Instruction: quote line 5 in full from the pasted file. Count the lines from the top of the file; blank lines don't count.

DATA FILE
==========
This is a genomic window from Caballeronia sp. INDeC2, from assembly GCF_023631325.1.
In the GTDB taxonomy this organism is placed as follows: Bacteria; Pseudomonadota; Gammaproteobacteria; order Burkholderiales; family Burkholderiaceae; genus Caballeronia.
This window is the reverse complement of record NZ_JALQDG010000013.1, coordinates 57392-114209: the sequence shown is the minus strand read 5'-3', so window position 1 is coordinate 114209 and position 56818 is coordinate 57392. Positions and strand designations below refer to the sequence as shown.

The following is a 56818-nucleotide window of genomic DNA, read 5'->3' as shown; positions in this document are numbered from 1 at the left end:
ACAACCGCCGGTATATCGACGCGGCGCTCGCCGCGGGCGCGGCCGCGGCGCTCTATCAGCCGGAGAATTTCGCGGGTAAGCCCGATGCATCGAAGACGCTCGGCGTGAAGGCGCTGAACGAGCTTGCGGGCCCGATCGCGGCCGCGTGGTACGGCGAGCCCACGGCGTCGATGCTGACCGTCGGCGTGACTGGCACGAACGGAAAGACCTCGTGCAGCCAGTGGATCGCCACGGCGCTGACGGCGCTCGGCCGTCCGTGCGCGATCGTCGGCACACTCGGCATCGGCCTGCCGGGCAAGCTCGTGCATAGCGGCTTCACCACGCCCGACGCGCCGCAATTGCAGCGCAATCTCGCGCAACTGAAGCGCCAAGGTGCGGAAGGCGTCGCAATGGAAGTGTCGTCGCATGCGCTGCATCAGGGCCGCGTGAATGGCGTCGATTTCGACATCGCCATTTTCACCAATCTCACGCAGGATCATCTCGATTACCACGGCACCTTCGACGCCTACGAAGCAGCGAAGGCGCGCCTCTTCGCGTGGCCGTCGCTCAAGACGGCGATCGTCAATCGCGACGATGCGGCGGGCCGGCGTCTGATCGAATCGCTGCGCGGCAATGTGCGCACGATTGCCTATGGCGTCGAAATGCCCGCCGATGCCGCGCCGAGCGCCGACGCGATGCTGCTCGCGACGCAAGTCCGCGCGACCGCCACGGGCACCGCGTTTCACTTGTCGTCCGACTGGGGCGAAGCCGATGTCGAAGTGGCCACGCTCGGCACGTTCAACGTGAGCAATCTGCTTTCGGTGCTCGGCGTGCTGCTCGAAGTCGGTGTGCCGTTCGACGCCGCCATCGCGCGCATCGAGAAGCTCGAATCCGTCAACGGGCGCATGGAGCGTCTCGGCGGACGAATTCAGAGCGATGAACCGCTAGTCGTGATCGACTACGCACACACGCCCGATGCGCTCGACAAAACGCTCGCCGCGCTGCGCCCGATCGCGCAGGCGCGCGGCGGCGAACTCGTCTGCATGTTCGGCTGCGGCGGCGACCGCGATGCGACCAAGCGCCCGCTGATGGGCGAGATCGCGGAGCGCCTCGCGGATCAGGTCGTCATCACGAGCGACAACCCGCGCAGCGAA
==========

ACAACCGCCGGTATATCGACGCGGCGCTCGCCGCGGGCGCGGCCGCGGCGCTCTATCAGCCGGAGAATTTCGCGGGTAAGCCCGATGCATCGAAGACGCTCGGCGTGAAGGCGCTGAACGAGCTTGCGGGCCCGATCGCGGCCGCGTGGTACGGCGAGCCCACGGCGTCGATGCTGACCGTCGGCGTGACTGGCACGAACGGAAAGACCTCGTGCAGCCAGTGGATCGCCACGGCGCTGACGGCGCTCGGCCGTCCGTGCGCGATCGTCGGCACACTCGGCATCGGCCTGCCGGGCAAGCTCGTGCATAGCGGCTTCACCACGCCCGACGCGCCGCAATTGCAGCGCAATCTCGCGCAACTGAAGCGCCAAGGTGCGGAAGGCGTCGCAATGGAAGTGTCGTCGCATGCGCTGCATCAGGGCCGCGTGAATGGCGTCGATTTCGACATCGCCATTTTCACCAATCTCACGCAGGATCATCTCGATTACCACGGCACCTTCGACGCCTACGAAGCAGCGAAGGCGCGCCTCTTCGCGTGGCCGTCGCTCAAGACGGCGATCGTCAATCGCGACGATGCGGCGGGCCGGCGTCTGATCGAATCGCTGCGCGGCAATGTGCGCACGATTGCCTATGGCGTCGAAATGCCCGCCGATGCCGCGCCGAGCGCCGACGCGATGCTGCTCGCGACGCAAGTCCGCGCGACCGCCACGGGCACCGCGTTTCACTTGTCGTCCGACTGGGGCGAAGCCGATGTCGAAGTGGCCACGCTCGGCACGTTCAACGTGAGCAATCTGCTTTCGGTGCTCGGCGTGCTGCTCGAAGTCGGTGTGCCGTTCGACGCCGCCATCGCGCGCATCGAGAAGCTCGAATCCGTCAACGGGCGCATGGAGCGTCTCGGCGGACGAATTCAGAGCGATGAACCGCTAGTCGTGATCGACTACGCACACACGCCCGATGCGCTCGACAAAACGCTCGCCGCGCTGCGCCCGATCGCGCAGGCGCGCGGCGGCGAACTCGTCTGCATGTTCGGCTGCGGCGGCGACCGCGATGCGACCAAGCGCCCGCTGATGGGCGAGATCGCGGAGCGCCTCGCGGATCAGGTCGTCATCACGAGCGACAACCCGCGCAGCGAA